APT welcomes new members of the SPT
Every two years, the composition of the Subcommittee on Prevention of Torture (SPT) is renewed and elections are held to fill the vacant seats. With its 25 members, the SPT is the largest treaty body within the United Nations. In the latest elections, held on 25 October 2012, 19 experts from different regions and fields of expertise had been nominated for the 12 available seats.
After long campaigns for certain candidates, involving social media campaigns, direct meetings between States Parties’ representatives and candidates in Geneva, flyers and other promotional materials, the day of the elections finally arrived. Almost all States Parties (59 out of 63) were present to vote and, in spite of the high number of candidates, all seats were filled during the first round of election.
Elections represent a unique opportunity to strengthen the composition and expertise of the Subcommittee on Prevention of Torture. The APT looks forward to working closely with the newly elected members and congratulates all of them for joining this innovative and operational treaty body.
Half of the SPT seats were filled by new candidates, the rest were re-elected. All candidates from the so called Western Europe and Other Group were successful, including current Chairperson Malcolm Evans (UK), the candidates from Germany (Christian Pross) and New Zealand (Lowell Goddard), who were running for re-election, and a new candidate from Switzerland (Hans Jorg Bannwart). All candidates from the Latin America and Caribbean Group were also elected: new members from Argentina (Enrique Andrés Font) and Costa Rica (Victor Madrigal-Borloz) along with the re-elected Brazilian member Margarida Pressburger.
The representation of the Asia-Pacific group increased with the re-election of the Lebanese member Suzanne Jabbour and the addition of a new member, June Pagaduan Lopez, from the Philippines - one of the most recent State Parties to the OPCAT. The Philippines deference of its obligations to receive visits by the Subcommittee on Prevention of Torture for the next three years clearly had no negative impact on the vote for their candidate.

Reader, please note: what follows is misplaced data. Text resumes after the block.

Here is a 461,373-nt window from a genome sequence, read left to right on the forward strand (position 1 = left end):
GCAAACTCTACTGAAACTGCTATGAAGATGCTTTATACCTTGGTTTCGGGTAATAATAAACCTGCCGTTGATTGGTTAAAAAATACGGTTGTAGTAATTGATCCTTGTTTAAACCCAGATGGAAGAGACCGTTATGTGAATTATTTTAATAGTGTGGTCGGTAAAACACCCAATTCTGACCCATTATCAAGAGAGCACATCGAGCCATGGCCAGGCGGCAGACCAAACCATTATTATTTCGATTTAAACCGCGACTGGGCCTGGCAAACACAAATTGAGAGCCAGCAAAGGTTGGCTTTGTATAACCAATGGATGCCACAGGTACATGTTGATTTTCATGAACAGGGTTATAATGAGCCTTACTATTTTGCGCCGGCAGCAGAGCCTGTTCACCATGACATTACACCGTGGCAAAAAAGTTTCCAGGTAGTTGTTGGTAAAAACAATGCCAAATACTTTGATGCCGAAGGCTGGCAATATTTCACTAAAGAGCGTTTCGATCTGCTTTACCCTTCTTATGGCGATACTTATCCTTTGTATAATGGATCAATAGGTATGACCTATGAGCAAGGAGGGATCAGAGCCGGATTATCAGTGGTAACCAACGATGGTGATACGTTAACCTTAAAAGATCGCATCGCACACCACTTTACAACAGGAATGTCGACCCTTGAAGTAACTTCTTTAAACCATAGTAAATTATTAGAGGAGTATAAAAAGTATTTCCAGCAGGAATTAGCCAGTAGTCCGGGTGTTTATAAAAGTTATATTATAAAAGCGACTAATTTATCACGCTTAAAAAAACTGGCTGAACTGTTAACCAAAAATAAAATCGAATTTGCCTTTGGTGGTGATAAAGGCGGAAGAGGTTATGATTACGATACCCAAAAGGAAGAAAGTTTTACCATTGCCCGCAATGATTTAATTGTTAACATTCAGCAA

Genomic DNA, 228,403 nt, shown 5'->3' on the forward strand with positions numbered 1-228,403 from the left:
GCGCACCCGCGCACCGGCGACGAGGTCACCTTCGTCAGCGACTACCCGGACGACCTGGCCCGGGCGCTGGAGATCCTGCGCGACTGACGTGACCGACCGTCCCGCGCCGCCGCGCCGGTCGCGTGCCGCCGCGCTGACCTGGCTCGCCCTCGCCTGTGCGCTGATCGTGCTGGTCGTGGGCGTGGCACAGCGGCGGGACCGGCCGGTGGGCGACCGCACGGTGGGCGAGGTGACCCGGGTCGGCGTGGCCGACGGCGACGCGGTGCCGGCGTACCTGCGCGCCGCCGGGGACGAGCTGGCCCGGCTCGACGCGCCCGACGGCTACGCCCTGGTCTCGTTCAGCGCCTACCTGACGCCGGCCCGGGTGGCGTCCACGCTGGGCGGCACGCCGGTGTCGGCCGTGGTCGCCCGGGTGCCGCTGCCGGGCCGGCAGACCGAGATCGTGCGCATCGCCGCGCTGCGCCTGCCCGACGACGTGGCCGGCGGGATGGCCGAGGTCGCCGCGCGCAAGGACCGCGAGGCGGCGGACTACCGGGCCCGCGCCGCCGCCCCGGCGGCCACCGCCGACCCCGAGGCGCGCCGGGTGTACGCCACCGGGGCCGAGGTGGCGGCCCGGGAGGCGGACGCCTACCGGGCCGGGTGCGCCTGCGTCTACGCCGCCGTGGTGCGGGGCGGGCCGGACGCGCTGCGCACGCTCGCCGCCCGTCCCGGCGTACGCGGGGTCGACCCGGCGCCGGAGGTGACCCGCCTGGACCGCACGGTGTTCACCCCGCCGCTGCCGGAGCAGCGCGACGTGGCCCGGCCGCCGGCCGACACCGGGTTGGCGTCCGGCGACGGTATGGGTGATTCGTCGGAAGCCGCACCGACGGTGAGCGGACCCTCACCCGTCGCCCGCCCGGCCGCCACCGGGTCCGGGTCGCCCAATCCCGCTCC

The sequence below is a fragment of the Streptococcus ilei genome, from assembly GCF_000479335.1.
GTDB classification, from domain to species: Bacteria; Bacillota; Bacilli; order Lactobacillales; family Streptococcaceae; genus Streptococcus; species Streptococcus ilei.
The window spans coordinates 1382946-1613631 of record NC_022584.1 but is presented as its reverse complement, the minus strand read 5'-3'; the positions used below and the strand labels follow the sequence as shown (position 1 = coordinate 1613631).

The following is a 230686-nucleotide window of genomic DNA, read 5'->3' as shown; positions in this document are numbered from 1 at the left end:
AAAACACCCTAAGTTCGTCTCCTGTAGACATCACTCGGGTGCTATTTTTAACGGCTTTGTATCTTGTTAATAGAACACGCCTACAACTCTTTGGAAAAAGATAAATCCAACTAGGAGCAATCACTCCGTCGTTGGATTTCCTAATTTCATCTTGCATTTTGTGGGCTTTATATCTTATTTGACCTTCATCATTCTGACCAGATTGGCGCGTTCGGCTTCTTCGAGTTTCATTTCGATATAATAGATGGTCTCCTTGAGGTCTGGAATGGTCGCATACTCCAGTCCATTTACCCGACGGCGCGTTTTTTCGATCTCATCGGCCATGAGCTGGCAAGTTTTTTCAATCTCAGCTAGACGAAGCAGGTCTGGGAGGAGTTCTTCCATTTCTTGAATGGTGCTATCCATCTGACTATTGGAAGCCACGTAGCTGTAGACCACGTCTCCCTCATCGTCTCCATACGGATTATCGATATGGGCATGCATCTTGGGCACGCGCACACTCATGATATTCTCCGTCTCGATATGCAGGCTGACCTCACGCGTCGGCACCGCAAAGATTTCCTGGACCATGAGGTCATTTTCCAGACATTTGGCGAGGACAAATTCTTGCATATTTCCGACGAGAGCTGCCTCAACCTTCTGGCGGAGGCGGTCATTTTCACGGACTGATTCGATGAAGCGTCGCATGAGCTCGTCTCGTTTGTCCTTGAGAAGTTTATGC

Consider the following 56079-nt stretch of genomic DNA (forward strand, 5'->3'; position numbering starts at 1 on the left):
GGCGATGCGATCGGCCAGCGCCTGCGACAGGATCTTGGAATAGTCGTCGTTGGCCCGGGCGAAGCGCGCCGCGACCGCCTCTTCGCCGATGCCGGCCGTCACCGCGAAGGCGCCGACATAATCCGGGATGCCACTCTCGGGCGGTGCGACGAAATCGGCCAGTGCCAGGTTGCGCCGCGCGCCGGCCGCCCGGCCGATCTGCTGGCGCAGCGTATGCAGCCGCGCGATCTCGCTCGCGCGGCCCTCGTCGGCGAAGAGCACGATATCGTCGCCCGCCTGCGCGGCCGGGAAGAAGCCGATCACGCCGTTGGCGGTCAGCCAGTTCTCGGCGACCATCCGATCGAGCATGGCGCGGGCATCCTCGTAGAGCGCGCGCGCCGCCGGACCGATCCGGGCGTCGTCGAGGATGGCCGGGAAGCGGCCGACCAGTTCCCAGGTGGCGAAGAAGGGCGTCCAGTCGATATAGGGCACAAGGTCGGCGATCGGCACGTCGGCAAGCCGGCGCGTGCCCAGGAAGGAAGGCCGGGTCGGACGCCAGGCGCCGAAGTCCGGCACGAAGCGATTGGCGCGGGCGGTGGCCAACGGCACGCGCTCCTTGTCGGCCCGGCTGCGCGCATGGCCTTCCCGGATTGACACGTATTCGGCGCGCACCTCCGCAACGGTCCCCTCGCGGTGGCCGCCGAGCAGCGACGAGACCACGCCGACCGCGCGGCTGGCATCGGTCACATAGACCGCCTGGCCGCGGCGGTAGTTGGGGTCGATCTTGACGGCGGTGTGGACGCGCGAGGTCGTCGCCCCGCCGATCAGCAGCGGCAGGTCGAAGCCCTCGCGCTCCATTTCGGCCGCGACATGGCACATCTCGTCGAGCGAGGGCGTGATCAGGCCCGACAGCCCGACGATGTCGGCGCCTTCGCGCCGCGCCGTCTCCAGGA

Two of the three Eastern European candidates were elected – Viktor Zaharia from Moldova and Milos Jankovic from Serbia. Africa on the other hand did not get any wider representation within the SPT. While three other experts were standing for election, the only successful candidate was Paul Lam Shang Leen, Mauritius, who was running for re-election. The APT regrets such a situation, as Africa gathers 10 States Parties on the continent but is only represented by two members within the SPT.
For the first time a State Party presented two candidates (Kazakhstan) but neither of them was elected.
A few lessons can be drawn from these elections:
- All candidates running for re-election were successful. The APT had observed a similar situation during previous elections and it seems that this is now a trend within States Parties. While re-election can contribute to certain continuity within treaty bodies it can also impede the inclusion of new members from under-represented regions.
- The African group remains under-represented and greater efforts should be put into presenting independent and competent regional candidates for the SPT elections, including a concerted lobby campaign of other States Parties.
- The gender balance of the SPT did not change. There are eight women out 25 members (including the newly elected members). Only six of the 19 candidates were women so more attention needs to be given to ensure that more women candidates are presented next time and that gender balance is respected amongst SPT members. The Asia Pacific scores well in that sense with three women among the four regional members. On the contrary, there is only one woman among the seven members from the Western Europe and Other Group.
- The SPT could still do with more variety of expertise. Apart from five members with medical backgrounds and four judges the SPT experts are mainly lawyers.
Next SPT elections are due to take place in October 2014, when 13 seats will be available.